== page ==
Extended Deadline: Workshop on Technology in Translation

New Deadline for submission: 20.09.2017

How translators manage generic and contextual constraints:

Annotation, modelling, and information extraction using electronic corpora.

Friday, November 24, 2017

Academic coordinators: Laurent Gautier & Will Noonan (uBFC)

Research centre: Centre Interlangues (EA 4182)


In recent years, the field of translation studies has come to focus not only on the outcomes and applications of traditional academic research, but also, increasingly, on project-based “action research”, in which academics, professionals working in the field, and representatives of the language industry all play an active role. At the same time, projects focused specifically on the role and use of corpora in translator training and professional translation practice (corpus-based translation studies) have come to supplement traditional corpus linguistics research. A similar tendency can be observed in the growing role of semantically enriched multilingual text resources in the field of digital humanities, seen, for example, in the dedicated platforms developed by the network of Maisons des Sciences de l’Homme in France. In this context, then, this one-day workshop aims to stimulate dialogue between researchers, professional translators, language industry entrepreneurs and students in translation, including from the MA in Multimedia Translation (T2M) course offered at the University of Burgundy.


This workshop aims to bring together, and build on, three main observations:

  • corpus-based research has tended to focus on microlinguistics, including terms, collocations and recurring syntagms. The results of such research can be observed, for example, in the functioning of termbases and translation memories.
  • professional translators have increasingly come to recognize the importance of the “macro” dimension of source texts, including macrolinguistic structures and generic markers. This dimension has long been recognised in the field of technical communication.
  • the growing body of research on the textual architecture modelling at different levels of granularity (seen, for example, in the Text Encoding Initiative) has made it possible to compare convergent and divergent structures within multilingual corpora.


This workshop aims to stimulate discussion between professional translators, developers of CAT and MT tools, and researchers in the fields of Applied Linguistics, translation studies and information technology, around the question of how to manage generic criteria:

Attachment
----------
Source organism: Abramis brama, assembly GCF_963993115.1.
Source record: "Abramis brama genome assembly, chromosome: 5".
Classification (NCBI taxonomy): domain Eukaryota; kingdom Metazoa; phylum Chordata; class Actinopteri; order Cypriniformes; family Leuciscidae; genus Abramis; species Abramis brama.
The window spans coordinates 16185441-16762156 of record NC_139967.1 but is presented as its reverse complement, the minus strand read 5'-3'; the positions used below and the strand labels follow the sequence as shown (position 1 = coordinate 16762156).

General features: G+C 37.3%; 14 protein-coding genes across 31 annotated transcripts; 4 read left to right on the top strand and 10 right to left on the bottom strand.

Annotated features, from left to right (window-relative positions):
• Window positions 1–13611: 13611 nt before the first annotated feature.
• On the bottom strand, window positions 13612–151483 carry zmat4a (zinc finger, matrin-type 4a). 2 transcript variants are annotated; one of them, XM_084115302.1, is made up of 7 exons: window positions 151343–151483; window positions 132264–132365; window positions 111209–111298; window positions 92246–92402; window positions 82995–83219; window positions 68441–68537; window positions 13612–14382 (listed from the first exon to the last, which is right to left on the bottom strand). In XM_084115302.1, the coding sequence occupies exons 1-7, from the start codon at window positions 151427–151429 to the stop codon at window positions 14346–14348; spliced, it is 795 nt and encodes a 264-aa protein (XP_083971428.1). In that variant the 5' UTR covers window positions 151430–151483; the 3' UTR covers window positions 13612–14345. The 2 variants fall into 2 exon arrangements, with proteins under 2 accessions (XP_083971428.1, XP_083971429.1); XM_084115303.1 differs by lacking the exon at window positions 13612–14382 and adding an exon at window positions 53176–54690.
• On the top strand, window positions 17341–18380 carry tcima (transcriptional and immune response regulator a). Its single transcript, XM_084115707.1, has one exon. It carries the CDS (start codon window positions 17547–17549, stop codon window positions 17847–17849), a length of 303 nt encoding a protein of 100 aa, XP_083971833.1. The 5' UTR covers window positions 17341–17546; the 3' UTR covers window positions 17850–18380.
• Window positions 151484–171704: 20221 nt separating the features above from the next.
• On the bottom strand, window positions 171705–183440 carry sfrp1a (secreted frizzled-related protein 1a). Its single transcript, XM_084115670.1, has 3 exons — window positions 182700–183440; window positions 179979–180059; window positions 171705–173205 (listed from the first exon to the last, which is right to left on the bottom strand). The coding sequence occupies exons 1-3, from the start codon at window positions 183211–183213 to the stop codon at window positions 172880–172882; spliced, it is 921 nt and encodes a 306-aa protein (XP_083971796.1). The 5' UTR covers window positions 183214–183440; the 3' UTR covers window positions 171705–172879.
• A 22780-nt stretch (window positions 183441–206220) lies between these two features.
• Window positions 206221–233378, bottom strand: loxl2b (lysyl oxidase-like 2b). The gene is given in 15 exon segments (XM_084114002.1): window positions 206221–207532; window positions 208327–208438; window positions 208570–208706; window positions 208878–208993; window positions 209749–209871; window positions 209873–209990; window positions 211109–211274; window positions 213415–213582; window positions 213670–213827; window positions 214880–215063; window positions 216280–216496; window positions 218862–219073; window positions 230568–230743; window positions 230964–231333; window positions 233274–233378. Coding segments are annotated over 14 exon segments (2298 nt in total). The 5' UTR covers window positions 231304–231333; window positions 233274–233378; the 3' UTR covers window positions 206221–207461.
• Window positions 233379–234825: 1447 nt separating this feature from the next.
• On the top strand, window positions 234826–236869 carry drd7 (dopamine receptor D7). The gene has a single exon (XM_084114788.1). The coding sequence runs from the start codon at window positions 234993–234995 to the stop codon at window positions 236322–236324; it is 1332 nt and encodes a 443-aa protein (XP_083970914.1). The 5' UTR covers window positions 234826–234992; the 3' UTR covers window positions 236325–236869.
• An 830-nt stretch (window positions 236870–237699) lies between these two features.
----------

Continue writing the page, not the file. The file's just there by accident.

• for academics: how can research results in text linguistics be modelled?
  • for professionals: what software solutions exist? how can new research be incorporated into these tools?
  • for translator trainers: how can these innovations be brought to bear when training translators in the use of corpora?

Presentation formats:

Proposals are requested for one of two formats:

  • 20-minute academic papers, to be followed by discussion time as part of a thematic panel;
  • 15-minute presentations of software solutions, whether at prototype or commercial stage.

The day will end with a round table discussion whose content will be determined by the proposals received. Language industry representatives will be offered the chance to demonstrate their products during the day.

Academic proposals should be written in English or French, and include a title, a 500-word abstract, 5 keywords and a short bionote.

Proposals for software presentations should include a 500-word description of the tool concerned (including its purpose, functions and architecture), along with a brief presentation of the company and of the state of the project.

Proposals are due by September 20th at the latest, and should be sent to laurent.gautier@ubfc.fr and will.noonan@ubfc.fr.



Special issue for Textes & Contextes 2018

Online journal for the EA4182 – Université de Bourgogne Franche-Comté





Editorial team:

Didier Carnet, Jean-Pierre Charpy, Laurent Gautier (U. Bourgogne Franche Comté) Stéphane Patin (U. Paris Diderot – Paris VII)





Call for papers: July 2016

Abstract submission deadline: December 2016

Official notification of acceptance (meaning encouragement, but not commitment for publication): February 2017

Day-long seminar (discussion around the link between the papers and strengthening the coherence of the special issue): October 2017 (date to be specified)

Paper submission deadline for peer review: December 2017

Paper review feedback to authors: April 2018

Paper submission deadline: September 2018

Online publication of papers: Autumn 2018